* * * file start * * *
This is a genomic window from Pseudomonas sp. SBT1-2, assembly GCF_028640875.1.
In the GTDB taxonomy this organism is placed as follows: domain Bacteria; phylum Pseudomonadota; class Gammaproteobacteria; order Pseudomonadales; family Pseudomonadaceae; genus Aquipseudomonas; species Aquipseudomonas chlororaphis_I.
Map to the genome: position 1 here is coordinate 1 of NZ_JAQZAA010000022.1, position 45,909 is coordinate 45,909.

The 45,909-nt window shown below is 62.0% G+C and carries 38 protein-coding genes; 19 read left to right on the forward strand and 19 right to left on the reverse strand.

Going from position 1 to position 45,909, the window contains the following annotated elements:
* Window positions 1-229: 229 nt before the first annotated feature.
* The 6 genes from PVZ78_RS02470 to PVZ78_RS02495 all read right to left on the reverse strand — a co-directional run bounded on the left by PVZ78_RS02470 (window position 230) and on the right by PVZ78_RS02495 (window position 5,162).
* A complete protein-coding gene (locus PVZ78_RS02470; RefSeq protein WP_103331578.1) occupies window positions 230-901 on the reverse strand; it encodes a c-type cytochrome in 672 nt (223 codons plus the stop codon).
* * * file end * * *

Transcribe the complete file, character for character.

This is a genomic window from Pseudomonas sp. SBT1-2, assembly GCF_028640875.1.
In the GTDB taxonomy this organism is placed as follows: domain Bacteria; phylum Pseudomonadota; class Gammaproteobacteria; order Pseudomonadales; family Pseudomonadaceae; genus Aquipseudomonas; species Aquipseudomonas chlororaphis_I.
Map to the genome: position 1 here is coordinate 1 of NZ_JAQZAA010000022.1, position 45,909 is coordinate 45,909.

The 45,909-nt window shown below is 62.0% G+C and carries 38 protein-coding genes; 19 read left to right on the forward strand and 19 right to left on the reverse strand.

Going from position 1 to position 45,909, the window contains the following annotated elements:
* Window positions 1-229: 229 nt before the first annotated feature.
* The 6 genes from PVZ78_RS02470 to PVZ78_RS02495 all read right to left on the reverse strand — a co-directional run bounded on the left by PVZ78_RS02470 (window position 230) and on the right by PVZ78_RS02495 (window position 5,162).
* A complete protein-coding gene (locus PVZ78_RS02470; RefSeq protein WP_103331578.1) occupies window positions 230-901 on the reverse strand; it encodes a c-type cytochrome in 672 nt (223 codons plus the stop codon).